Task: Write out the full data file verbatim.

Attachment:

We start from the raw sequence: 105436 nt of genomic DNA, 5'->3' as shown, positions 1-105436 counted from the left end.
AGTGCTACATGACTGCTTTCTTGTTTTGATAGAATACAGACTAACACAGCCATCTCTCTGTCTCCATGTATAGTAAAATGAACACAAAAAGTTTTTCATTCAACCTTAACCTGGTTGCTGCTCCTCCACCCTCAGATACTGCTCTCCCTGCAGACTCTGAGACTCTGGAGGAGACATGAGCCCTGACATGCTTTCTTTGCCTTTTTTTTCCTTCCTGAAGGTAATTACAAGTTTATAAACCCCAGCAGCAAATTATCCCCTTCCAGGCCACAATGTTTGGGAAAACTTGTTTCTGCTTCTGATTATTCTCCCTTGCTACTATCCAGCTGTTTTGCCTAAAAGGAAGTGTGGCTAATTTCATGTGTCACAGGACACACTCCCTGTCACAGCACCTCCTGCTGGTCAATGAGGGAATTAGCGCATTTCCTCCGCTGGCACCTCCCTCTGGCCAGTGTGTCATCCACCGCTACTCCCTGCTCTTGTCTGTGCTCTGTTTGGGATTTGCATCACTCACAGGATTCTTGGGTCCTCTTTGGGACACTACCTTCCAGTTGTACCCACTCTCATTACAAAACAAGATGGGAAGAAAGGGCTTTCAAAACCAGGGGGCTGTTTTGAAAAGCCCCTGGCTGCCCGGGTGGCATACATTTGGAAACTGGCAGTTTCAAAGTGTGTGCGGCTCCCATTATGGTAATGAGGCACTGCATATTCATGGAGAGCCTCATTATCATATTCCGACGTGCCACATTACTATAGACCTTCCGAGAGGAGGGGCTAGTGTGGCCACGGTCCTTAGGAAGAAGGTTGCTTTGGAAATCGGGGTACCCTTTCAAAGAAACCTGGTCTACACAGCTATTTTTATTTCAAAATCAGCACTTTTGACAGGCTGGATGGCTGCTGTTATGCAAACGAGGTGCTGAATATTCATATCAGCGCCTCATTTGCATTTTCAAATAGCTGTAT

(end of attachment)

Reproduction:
We start from the raw sequence: 105436 nt of genomic DNA, 5'->3' as shown, positions 1-105436 counted from the left end.
AGTGCTACATGACTGCTTTCTTGTTTTGATAGAATACAGACTAACACAGCCATCTCTCTGTCTCCATGTATAGTAAAATGAACACAAAAAGTTTTTCATTCAACCTTAACCTGGTTGCTGCTCCTCCACCCTCAGATACTGCTCTCCCTGCAGACTCTGAGACTCTGGAGGAGACATGAGCCCTGACATGCTTTCTTTGCCTTTTTTTTCCTTCCTGAAGGTAATTACAAGTTTATAAACCCCAGCAGCAAATTATCCCCTTCCAGGCCACAATGTTTGGGAAAACTTGTTTCTGCTTCTGATTATTCTCCCTTGCTACTATCCAGCTGTTTTGCCTAAAAGGAAGTGTGGCTAATTTCATGTGTCACAGGACACACTCCCTGTCACAGCACCTCCTGCTGGTCAATGAGGGAATTAGCGCATTTCCTCCGCTGGCACCTCCCTCTGGCCAGTGTGTCATCCACCGCTACTCCCTGCTCTTGTCTGTGCTCTGTTTGGGATTTGCATCACTCACAGGATTCTTGGGTCCTCTTTGGGACACTACCTTCCAGTTGTACCCACTCTCATTACAAAACAAGATGGGAAGAAAGGGCTTTCAAAACCAGGGGGCTGTTTTGAAAAGCCCCTGGCTGCCCGGGTGGCATACATTTGGAAACTGGCAGTTTCAAAGTGTGTGCGGCTCCCATTATGGTAATGAGGCACTGCATATTCATGGAGAGCCTCATTATCATATTCCGACGTGCCACATTACTATAGACCTTCCGAGAGGAGGGGCTAGTGTGGCCACGGTCCTTAGGAAGAAGGTTGCTTTGGAAATCGGGGTACCCTTTCAAAGAAACCTGGTCTACACAGCTATTTTTATTTCAAAATCAGCACTTTTGACAGGCTGGATGGCTGCTGTTATGCAAACGAGGTGCTGAATATTCATATCAGCGCCTCATTTGCATTTTCAAATAGCTGTAT